"Prometheus" is mostly being sold as a sci-fi movie where the characters run into something horrible. Having seen the film, I can confirm that the ship's crew does, in fact, run into an array of horrors. While it begins as a quest for the origins of mankind's existence, it pretty much ends as a straight-up monster movie. As such, it falls in line with other space horrors films like the ones listed below.
Mario Bava is most famous for his innovations in the giallo and slasher genres, but his lone venture into space resulted in this cool flick that involves a crew of explorers stumbling upon something sinister on an uncharted planet. Sounds kind of like "Alien," right?
Screenwriter Dan O'Bannon and director Ridley Scott claimed to have not seen the film back when "Alien" was released, but it seems like whoever designed some of the costumes for "Prometheus" might have checked it out; the new film borrows the design of the space suits here.
It should be noted that the title here is misleading, and was no doubt cooked up by American International Pictures to drum up interest on the drive-in circuit. In reality, "Planet of the Vampires" is a pod movie that's just been transported to space -- a more natural habitat, if you will.
Ridley Scott's classic is a masterpiece and certainly the definitive word on "space horror." It's often been referred to as a haunted house movie in space, which is accurate. However, it's also a bit of a slasher film, albeit one that's more polished and graceful than most films in that genre. Plus, it also has a huge, monstrous alien instead of a guy in a hockey mask, and no one can escape since the characters are stuck in the middle of space.
For all its shocks and horrors (it's impossible to un-see the chest-bursting scene), though, "Alien" is remarkably understated and suspenseful. It's a clinic in restraint and storytelling; there isn't an inch of fat on the film, but it feels like you've lived in this world for years once you've seen it. You will also want to be familiar with it before seeing "Prometheus," for obvious reasons.
Once "Alien" was a success, everyone set out to ape it, including the Italians (turnabout is fair play, I guess, since Bava helped kick the whole thing off). Luigi Cozzi's "Contamination" set out to do exactly one thing: one-up the chest-bursting sequence in "Alien." If you judge "Contamination" on the sheer amount of blood and guts that get splattered around, it succeeds -- bodies literally explode, and the effects are magnificently gory.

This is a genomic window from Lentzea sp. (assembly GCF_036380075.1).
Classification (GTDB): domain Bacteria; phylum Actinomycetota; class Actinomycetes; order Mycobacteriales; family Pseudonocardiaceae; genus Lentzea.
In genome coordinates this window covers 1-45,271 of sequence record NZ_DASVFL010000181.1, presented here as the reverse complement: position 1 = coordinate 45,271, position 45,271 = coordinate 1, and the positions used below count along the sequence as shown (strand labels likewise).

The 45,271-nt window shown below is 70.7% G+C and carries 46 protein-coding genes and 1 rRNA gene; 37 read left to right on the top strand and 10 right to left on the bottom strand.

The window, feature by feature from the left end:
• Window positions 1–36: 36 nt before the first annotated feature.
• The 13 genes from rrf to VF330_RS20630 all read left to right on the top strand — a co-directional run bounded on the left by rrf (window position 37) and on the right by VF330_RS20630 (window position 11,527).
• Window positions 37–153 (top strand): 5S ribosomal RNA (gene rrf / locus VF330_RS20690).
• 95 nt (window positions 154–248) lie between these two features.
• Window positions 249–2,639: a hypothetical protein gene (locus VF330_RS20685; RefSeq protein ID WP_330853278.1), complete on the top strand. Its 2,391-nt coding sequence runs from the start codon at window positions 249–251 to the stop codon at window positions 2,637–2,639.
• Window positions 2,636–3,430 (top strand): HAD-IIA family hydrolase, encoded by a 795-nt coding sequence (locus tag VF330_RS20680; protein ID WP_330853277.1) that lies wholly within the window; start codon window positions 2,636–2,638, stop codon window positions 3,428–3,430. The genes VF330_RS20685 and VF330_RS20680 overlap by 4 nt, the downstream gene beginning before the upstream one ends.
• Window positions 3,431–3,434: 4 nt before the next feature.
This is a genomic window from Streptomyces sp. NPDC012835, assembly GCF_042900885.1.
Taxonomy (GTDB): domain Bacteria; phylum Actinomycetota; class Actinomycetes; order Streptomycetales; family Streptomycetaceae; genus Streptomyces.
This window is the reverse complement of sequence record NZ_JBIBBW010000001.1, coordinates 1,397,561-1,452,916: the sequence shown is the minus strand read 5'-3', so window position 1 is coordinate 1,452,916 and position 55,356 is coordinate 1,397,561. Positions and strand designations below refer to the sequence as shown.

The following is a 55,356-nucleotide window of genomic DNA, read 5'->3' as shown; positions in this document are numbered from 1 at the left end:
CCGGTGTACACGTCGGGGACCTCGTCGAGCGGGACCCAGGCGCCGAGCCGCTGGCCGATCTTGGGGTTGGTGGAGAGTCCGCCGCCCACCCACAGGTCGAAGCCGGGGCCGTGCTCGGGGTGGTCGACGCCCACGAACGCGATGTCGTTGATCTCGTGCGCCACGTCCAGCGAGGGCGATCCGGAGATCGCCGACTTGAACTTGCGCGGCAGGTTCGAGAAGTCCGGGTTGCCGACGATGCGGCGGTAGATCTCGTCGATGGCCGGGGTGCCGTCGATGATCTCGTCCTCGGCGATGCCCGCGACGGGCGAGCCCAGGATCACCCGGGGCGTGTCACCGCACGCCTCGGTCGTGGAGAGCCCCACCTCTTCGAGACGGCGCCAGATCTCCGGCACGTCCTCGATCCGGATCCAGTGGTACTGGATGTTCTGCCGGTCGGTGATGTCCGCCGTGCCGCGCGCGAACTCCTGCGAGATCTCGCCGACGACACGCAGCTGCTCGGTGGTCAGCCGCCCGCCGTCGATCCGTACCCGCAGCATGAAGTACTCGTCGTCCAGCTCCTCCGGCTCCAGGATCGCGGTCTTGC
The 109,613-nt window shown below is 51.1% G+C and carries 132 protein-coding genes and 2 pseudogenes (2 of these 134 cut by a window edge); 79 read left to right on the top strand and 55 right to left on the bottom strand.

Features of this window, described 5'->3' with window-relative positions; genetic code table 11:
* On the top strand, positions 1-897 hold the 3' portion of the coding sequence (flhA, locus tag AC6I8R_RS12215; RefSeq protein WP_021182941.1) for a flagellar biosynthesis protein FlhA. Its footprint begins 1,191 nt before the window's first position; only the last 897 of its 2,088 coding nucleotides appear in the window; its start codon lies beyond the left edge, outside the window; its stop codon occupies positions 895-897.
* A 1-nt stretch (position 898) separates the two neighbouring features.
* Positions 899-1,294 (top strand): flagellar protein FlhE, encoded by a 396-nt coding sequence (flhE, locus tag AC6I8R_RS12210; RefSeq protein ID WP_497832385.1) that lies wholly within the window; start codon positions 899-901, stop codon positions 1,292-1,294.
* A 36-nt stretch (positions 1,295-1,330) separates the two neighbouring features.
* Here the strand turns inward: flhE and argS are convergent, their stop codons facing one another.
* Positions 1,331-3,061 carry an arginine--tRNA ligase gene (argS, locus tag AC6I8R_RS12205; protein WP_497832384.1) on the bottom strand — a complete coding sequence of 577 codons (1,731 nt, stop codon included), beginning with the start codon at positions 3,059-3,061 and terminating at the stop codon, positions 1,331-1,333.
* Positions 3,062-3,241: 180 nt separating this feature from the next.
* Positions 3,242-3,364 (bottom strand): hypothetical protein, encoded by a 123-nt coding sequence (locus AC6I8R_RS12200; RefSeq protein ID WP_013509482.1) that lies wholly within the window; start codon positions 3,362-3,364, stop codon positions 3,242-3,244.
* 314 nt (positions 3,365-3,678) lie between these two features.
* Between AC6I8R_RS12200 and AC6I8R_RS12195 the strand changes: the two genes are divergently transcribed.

Unfortunately, that's the only thing "Contamination" has going for it, save for a rather cool animatronic extraterrestrial that finally shows up right toward the end. The film might not be as hazardous as the title suggests, but you'd be well to quarantine yourself from it unless you really like to see prosthetic work that turns actors into piñatas.
The British had to get in on this "Alien" business too, and they got some financial assistance from Sir Run Run Shaw. The problem is that the Shaw Brothers head honcho didn't provide enough funds.
This low-rent knock-off similarly latches onto the schlock and violence of Scott's film. "Inseminoid" particularly keys in on the sexual undertones in "Alien," pushing it to the trashy extreme by having Judy Geeson get raped by an alien life form. This turns her into a murderous queen bee, and she ends up turning on her crew by mostly impaling them to death.
The effects are good, but the film was seemingly written to only be a showcase for those effects. It should come as no surprise that half of the screenwriting tandem (Nick Maley) actually was the effects guy.
There was no way B-movie mogul Roger Corman was going to sit out this whole "Alien" wave. The guy made about a dozen rip-offs so "Jaws," so it should come as no surprise that he developed a couple of knock-offs here. One of them was "Galaxy of Terror."
If "Alien" was the elegant, refined "Halloween," then "Galaxy of Terror" is its "Friday the 13th": a cheap, derivative cash-in that trades in suspense for gore. Loads of gore, actually -- faces are melted, limbs are severed, and more.
It's almost charming how insistent the movie is on copying "Alien," right down to a twist that reveals that a crew member isn't what they seem, only this movie telegraphs it about halfway through by practically hanging a fluorescent light over the character that reads "suspicious." This is good, dumb fun, and probably one of the better rip-offs, so take that how you will.
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